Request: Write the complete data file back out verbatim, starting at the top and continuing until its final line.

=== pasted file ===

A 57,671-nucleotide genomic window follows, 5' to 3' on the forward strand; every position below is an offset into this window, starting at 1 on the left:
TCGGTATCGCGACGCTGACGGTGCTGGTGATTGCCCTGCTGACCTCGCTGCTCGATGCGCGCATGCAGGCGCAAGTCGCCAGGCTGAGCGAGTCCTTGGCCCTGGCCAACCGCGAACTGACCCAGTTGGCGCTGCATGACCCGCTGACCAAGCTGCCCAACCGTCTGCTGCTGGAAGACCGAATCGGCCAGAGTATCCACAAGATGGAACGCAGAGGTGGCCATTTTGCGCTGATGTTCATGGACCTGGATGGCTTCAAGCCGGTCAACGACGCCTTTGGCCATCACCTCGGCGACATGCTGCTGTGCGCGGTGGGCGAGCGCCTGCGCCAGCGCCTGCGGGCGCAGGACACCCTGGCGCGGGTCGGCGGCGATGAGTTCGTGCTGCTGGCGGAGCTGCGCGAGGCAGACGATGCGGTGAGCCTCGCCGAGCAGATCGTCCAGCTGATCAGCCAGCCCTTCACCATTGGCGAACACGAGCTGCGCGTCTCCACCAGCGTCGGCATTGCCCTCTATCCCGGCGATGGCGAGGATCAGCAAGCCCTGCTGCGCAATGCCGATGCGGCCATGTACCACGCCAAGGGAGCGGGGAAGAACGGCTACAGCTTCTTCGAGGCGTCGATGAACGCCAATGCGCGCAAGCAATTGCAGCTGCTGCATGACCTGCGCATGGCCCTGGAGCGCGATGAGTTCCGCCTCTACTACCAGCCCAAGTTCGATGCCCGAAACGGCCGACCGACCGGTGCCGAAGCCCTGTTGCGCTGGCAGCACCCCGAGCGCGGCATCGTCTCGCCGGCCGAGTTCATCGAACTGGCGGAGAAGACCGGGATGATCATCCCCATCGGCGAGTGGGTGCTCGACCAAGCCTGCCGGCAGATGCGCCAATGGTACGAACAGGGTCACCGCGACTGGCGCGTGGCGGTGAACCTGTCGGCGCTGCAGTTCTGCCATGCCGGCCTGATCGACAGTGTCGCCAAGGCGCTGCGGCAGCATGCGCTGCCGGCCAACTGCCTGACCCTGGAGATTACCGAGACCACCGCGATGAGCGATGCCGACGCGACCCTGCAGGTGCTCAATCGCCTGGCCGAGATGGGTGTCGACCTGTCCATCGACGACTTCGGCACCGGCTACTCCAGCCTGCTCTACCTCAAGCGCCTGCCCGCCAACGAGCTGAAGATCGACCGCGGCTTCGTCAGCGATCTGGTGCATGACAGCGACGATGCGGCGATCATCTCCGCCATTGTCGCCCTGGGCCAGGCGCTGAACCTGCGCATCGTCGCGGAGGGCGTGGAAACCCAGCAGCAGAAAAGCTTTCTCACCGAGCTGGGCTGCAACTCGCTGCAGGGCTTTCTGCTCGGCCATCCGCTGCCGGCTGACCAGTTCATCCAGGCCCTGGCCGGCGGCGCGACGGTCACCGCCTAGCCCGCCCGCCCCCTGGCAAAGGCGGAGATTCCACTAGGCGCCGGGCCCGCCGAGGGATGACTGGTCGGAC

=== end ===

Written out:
A 57,671-nucleotide genomic window follows, 5' to 3' on the forward strand; every position below is an offset into this window, starting at 1 on the left:
TCGGTATCGCGACGCTGACGGTGCTGGTGATTGCCCTGCTGACCTCGCTGCTCGATGCGCGCATGCAGGCGCAAGTCGCCAGGCTGAGCGAGTCCTTGGCCCTGGCCAACCGCGAACTGACCCAGTTGGCGCTGCATGACCCGCTGACCAAGCTGCCCAACCGTCTGCTGCTGGAAGACCGAATCGGCCAGAGTATCCACAAGATGGAACGCAGAGGTGGCCATTTTGCGCTGATGTTCATGGACCTGGATGGCTTCAAGCCGGTCAACGACGCCTTTGGCCATCACCTCGGCGACATGCTGCTGTGCGCGGTGGGCGAGCGCCTGCGCCAGCGCCTGCGGGCGCAGGACACCCTGGCGCGGGTCGGCGGCGATGAGTTCGTGCTGCTGGCGGAGCTGCGCGAGGCAGACGATGCGGTGAGCCTCGCCGAGCAGATCGTCCAGCTGATCAGCCAGCCCTTCACCATTGGCGAACACGAGCTGCGCGTCTCCACCAGCGTCGGCATTGCCCTCTATCCCGGCGATGGCGAGGATCAGCAAGCCCTGCTGCGCAATGCCGATGCGGCCATGTACCACGCCAAGGGAGCGGGGAAGAACGGCTACAGCTTCTTCGAGGCGTCGATGAACGCCAATGCGCGCAAGCAATTGCAGCTGCTGCATGACCTGCGCATGGCCCTGGAGCGCGATGAGTTCCGCCTCTACTACCAGCCCAAGTTCGATGCCCGAAACGGCCGACCGACCGGTGCCGAAGCCCTGTTGCGCTGGCAGCACCCCGAGCGCGGCATCGTCTCGCCGGCCGAGTTCATCGAACTGGCGGAGAAGACCGGGATGATCATCCCCATCGGCGAGTGGGTGCTCGACCAAGCCTGCCGGCAGATGCGCCAATGGTACGAACAGGGTCACCGCGACTGGCGCGTGGCGGTGAACCTGTCGGCGCTGCAGTTCTGCCATGCCGGCCTGATCGACAGTGTCGCCAAGGCGCTGCGGCAGCATGCGCTGCCGGCCAACTGCCTGACCCTGGAGATTACCGAGACCACCGCGATGAGCGATGCCGACGCGACCCTGCAGGTGCTCAATCGCCTGGCCGAGATGGGTGTCGACCTGTCCATCGACGACTTCGGCACCGGCTACTCCAGCCTGCTCTACCTCAAGCGCCTGCCCGCCAACGAGCTGAAGATCGACCGCGGCTTCGTCAGCGATCTGGTGCATGACAGCGACGATGCGGCGATCATCTCCGCCATTGTCGCCCTGGGCCAGGCGCTGAACCTGCGCATCGTCGCGGAGGGCGTGGAAACCCAGCAGCAGAAAAGCTTTCTCACCGAGCTGGGCTGCAACTCGCTGCAGGGCTTTCTGCTCGGCCATCCGCTGCCGGCTGACCAGTTCATCCAGGCCCTGGCCGGCGGCGCGACGGTCACCGCCTAGCCCGCCCGCCCCCTGGCAAAGGCGGAGATTCCACTAGGCGCCGGGCCCGCCGAGGGATGACTGGTCGGAC